Concussion From Wikipedia
"Concussion, from the Latin concutere ("to shake violently") or concussus ("action of striking together"), is the most common type of traumatic brain injury. The terms mild brain injury, mild traumatic brain injury (MTBI), mild head injury (MHI), minor head trauma, and concussion may be used interchangeably, although the last is often treated as a narrower category. Although the term "concussion" is still used in sports literature as interchangeable with "MHI" or "MTBI", the general clinical medical literature now uses "MTBI" instead. In this article, "concussion" and "MTBI" are used interchangeably. Frequently defined as a head injury with a temporary loss of brain function, concussion causes a variety of physical, cognitive, and emotional symptoms, which may not be recognized if subtle.
Treatment involves monitoring as well as physical and cognitive rest (reduction of such activities as school work, playing video games and text messaging). Symptoms usually resolve within three weeks, though they may persist or complications may occur.
Those who have had one concussion seem more susceptible to another, especially if the new injury occurs before symptoms from the previous concussion have completely resolved. There is also a negative progressive process in which smaller impacts cause the same symptom severity. Repeated concussions may increase the risk in later life for dementia, Parkinson's disease, and/or depression.
A variety of signs accompany concussion including somatic (such as headache), cognitive (such as feeling in a fog), emotional (such as emotional changeability), physical signs (such as loss of consciousness or amnesia), behavioral changes (such as irritability), cognitive impairment (such as slowed reaction times), and/or sleep disturbances. Fewer than 10% of sports-related concussions among children are associated with loss of consciousness.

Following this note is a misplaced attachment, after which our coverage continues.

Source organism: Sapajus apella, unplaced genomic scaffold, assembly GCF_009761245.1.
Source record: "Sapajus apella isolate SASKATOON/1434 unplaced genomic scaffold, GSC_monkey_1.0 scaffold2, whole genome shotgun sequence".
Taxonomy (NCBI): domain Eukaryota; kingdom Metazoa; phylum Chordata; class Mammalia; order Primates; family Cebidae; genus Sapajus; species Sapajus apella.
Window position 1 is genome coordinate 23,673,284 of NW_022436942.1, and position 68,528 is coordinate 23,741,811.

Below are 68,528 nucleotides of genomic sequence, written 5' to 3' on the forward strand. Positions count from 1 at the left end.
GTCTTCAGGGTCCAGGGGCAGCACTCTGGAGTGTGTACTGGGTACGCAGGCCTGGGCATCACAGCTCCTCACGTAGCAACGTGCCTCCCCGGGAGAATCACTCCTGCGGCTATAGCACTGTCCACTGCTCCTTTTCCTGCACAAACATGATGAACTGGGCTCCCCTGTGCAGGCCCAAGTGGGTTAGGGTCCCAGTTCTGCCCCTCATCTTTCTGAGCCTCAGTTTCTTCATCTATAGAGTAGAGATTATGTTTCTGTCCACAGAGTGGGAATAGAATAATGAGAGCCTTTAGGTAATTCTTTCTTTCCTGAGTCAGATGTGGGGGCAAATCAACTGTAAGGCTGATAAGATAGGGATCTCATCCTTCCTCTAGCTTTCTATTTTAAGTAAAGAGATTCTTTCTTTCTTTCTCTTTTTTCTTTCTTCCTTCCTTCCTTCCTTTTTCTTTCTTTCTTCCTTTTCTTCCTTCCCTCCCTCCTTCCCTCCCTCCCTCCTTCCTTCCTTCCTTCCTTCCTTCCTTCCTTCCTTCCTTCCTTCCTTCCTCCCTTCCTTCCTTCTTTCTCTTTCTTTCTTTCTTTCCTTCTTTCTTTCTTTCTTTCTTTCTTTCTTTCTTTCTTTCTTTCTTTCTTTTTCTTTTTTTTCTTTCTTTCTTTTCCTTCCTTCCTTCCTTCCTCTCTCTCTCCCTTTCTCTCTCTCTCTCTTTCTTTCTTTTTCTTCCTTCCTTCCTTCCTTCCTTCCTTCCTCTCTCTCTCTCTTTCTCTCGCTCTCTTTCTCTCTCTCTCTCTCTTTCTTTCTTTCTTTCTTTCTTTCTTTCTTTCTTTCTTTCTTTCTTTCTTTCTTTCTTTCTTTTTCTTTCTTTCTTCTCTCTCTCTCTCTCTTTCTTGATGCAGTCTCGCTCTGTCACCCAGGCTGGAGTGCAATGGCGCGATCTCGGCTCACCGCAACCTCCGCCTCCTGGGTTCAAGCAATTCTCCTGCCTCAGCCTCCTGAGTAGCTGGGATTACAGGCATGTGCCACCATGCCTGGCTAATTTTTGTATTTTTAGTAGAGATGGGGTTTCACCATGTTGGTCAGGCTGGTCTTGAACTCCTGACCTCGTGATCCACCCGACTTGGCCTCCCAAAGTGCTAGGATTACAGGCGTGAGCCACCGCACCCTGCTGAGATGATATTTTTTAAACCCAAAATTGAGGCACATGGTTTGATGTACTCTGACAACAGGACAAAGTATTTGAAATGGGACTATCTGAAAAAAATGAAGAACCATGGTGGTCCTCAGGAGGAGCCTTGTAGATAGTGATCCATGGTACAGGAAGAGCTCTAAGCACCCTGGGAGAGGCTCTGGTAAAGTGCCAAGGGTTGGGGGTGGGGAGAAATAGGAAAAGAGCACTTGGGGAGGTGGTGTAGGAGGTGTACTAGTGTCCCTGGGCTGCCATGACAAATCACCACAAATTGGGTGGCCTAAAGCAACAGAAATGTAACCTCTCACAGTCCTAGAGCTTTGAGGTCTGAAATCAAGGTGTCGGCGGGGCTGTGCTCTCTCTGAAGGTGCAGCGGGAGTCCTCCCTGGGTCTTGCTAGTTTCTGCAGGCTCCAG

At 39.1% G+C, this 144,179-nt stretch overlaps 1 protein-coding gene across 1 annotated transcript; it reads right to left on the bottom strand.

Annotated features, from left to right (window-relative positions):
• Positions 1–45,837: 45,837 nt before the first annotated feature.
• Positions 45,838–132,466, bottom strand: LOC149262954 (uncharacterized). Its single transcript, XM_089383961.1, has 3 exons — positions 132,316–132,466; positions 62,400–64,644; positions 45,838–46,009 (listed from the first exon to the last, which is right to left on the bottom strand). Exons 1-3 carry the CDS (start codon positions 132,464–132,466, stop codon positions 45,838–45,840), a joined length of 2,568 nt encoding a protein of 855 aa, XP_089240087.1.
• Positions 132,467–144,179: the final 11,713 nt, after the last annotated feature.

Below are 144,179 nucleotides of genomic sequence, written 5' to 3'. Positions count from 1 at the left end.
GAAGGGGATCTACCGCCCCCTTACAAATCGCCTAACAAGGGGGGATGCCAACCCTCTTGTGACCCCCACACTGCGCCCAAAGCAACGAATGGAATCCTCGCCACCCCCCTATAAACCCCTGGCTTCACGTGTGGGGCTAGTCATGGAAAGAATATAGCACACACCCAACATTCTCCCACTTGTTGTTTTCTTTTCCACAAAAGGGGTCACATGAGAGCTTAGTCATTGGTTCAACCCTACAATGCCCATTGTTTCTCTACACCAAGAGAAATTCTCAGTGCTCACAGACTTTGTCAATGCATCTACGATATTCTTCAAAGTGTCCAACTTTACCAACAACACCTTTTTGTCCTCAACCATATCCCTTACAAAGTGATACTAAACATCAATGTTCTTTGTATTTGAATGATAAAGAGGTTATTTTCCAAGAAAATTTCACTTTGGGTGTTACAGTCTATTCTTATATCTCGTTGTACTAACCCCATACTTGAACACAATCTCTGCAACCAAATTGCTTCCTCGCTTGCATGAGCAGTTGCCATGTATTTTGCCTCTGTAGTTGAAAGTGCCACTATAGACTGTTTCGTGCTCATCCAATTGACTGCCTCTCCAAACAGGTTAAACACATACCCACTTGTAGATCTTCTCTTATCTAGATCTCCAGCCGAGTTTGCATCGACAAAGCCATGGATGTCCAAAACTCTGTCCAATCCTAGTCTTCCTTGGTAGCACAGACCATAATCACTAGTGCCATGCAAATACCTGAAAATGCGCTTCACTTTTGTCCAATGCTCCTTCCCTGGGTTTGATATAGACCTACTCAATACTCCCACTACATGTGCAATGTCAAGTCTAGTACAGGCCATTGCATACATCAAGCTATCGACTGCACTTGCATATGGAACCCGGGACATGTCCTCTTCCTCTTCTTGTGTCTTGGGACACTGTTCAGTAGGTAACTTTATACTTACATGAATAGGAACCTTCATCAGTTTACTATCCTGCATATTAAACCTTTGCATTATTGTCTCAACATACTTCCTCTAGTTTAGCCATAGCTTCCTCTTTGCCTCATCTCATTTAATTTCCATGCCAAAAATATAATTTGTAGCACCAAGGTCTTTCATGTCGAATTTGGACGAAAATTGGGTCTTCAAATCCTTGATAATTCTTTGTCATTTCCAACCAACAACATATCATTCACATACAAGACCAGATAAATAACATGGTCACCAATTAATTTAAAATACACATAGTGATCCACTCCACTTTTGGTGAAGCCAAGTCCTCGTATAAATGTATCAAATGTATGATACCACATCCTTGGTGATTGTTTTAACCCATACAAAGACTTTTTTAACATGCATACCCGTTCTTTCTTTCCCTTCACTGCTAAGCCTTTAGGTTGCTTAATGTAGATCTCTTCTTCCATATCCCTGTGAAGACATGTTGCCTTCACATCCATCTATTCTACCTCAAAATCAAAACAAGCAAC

Due to varying definitions and possible underreporting, the rate at which concussion occurs annually is not accurately known, but is estimated to be more than 6 per 1,000 people. Common causes include sports injuries, bicycle accidents, car accidents, and falls, the latter two being the most frequent causes among adults. In addition to a blow to the head, concussion may be caused by acceleration forces without a direct impact, and on the battlefield, MTBI is a potential consequence of nearby explosions.
It is not clear exactly what damage is done and how the symptoms are caused, but stretching of axons and changes in ion channels are involved. Cellular damage has reportedly been found in concussed brains, but it may have been due to artifacts from the studies. It is currently thought that structural and neuropsychiatric factors may both be responsible for the effects of concussion.
1 Signs and symptoms
1.2 Cognitive and emotional
3.2 Grading systems
6.1 Post-concussion syndrome
6.2 Cumulative effects
6.4 Second-impact syndrome
10 See also
12 External links
Signs and symptoms
Concussion is associated with a variety of symptoms, which typically occur rapidly after the injury. Early symptoms usually subside within days or weeks. The number and type of symptoms any one individual suffers varies widely"